Edited by: Thomas Bieber
The allergen challenge chamber: a valuable tool for optimizing the clinical development of pollen immunotherapy
Article first published online: 6 OCT 2010
© 2010 John Wiley & Sons A/S
Volume 66, Issue 2, pages 163–169, February 2011
How to Cite
Devillier, P., Le Gall, M. and Horak, F. (2011), The allergen challenge chamber: a valuable tool for optimizing the clinical development of pollen immunotherapy. Allergy, 66: 163–169. doi: 10.1111/j.1398-9995.2010.02473.x
- Issue published online: 5 JAN 2011
- Article first published online: 6 OCT 2010
- Accepted for publication 18 July 2010
- allergen challenge chamber;
- allergen immunotherapy;
- subcutaneous immunotherapy;
- sublingual immunotherapy
To cite this article: Devillier P, Le Gall M, Horak F. The allergen challenge chamber: a valuable tool for optimizing the clinical development of pollen immunotherapy. Allergy 2011; 66: 163–169.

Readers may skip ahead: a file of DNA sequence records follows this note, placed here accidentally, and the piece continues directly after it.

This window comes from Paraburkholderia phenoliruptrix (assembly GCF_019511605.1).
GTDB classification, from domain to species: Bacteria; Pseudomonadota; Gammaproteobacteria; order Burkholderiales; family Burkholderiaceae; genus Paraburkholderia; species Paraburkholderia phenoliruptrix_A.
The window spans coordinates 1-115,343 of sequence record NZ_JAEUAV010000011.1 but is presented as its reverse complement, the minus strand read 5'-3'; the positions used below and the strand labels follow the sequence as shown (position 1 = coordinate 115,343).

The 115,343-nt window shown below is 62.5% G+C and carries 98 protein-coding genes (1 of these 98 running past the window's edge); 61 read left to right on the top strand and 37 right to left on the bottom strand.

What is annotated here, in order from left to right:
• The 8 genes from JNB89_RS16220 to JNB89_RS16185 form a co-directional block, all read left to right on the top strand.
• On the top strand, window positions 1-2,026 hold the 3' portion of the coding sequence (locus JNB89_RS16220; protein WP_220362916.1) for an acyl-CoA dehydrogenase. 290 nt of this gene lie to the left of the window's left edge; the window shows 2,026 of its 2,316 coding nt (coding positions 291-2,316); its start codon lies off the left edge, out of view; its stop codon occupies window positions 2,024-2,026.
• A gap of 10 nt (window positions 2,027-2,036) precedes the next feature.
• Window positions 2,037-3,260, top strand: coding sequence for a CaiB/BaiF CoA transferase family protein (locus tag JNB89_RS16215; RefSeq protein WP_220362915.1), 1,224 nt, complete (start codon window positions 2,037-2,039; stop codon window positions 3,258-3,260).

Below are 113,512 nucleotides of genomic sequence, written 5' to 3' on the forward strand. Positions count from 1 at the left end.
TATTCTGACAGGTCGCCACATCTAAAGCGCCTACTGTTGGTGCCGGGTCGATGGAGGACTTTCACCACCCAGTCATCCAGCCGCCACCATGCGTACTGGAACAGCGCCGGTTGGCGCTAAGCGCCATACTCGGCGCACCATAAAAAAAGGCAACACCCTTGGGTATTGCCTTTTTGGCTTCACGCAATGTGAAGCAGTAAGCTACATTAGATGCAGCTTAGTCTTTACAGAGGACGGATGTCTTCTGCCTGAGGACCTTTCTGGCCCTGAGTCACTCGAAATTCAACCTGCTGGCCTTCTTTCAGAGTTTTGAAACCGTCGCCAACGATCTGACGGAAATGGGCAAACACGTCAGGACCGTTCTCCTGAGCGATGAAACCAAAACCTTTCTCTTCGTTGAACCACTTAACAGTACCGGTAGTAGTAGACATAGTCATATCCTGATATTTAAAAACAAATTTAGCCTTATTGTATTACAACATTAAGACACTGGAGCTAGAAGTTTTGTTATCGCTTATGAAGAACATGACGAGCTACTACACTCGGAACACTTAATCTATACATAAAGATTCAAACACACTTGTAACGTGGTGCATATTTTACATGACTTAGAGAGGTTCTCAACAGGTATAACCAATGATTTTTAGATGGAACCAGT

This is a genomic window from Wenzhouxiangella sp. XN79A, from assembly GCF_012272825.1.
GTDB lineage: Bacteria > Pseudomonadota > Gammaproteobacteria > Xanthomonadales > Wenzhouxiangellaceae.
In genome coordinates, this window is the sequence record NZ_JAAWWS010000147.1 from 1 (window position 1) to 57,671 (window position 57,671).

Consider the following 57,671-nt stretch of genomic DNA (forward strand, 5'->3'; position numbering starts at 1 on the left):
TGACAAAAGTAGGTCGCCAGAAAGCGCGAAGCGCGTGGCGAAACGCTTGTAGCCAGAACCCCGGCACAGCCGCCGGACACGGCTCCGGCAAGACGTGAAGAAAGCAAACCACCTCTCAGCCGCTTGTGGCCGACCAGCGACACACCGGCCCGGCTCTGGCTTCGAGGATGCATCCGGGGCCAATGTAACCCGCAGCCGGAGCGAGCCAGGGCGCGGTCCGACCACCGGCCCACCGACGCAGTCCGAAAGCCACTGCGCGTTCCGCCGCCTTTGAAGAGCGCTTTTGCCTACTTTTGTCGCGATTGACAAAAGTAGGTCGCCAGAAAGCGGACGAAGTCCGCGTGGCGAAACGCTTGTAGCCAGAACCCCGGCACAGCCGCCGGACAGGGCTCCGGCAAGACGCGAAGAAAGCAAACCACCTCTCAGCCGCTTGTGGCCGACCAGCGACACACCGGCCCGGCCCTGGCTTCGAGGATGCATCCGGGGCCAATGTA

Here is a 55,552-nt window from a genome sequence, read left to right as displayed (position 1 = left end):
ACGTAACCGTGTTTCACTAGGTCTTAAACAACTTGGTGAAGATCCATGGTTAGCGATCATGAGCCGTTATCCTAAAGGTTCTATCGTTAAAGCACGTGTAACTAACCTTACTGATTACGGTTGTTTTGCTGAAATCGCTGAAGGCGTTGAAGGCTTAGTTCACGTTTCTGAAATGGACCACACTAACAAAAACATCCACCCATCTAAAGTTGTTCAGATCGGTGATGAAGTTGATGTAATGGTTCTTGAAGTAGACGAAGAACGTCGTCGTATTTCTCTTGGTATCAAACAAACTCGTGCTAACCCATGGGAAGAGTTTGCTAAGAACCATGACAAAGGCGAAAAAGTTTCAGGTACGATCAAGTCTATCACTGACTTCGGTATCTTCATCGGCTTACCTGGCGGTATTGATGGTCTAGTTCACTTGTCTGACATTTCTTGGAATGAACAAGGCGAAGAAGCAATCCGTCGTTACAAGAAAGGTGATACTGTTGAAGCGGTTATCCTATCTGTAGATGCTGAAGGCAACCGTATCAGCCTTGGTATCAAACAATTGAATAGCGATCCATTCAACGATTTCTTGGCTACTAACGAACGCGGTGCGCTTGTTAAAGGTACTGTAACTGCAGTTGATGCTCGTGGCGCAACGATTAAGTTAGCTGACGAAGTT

The clinical development of allergen immunotherapy for allergic rhinoconjunctivitis because of pollen is complicated by seasonal, geographical and subject-related variability in allergen exposure. Using an allergen challenge chamber (ACC), a room that enables reproducible challenges with controlled levels of inhalant allergens for several hours, these factors can be controlled. The ACC has often been used to evaluate symptomatic medications but is underexploited in the field of allergen immunotherapy. When used in conjunction with a programme of natural-exposure trials, the ACC enables researchers to (i) facilitate the allergen immunotherapy dose-finding process, (ii) accelerate the transition from Phase I/II to Phase III trials, (iii) characterize the onset and maintenance of action, (iv) avoid the confounding effects of rescue medication, (v) better characterize the baseline or pretreatment characteristics of trial subjects, (vi) perform better-standardized physical and laboratory measurements during an acute challenge, (vii) simplify trial logistics and use smaller numbers of subjects than would be required in equivalent natural-exposure studies and (viii) support (but not replace) Phase III natural-exposure trials for the investigation into long-term and disease-modifying effects. ACC studies can further increase levels of evidence for allergen immunotherapy – the only current therapy potentially capable of modifying the underlying allergic disease.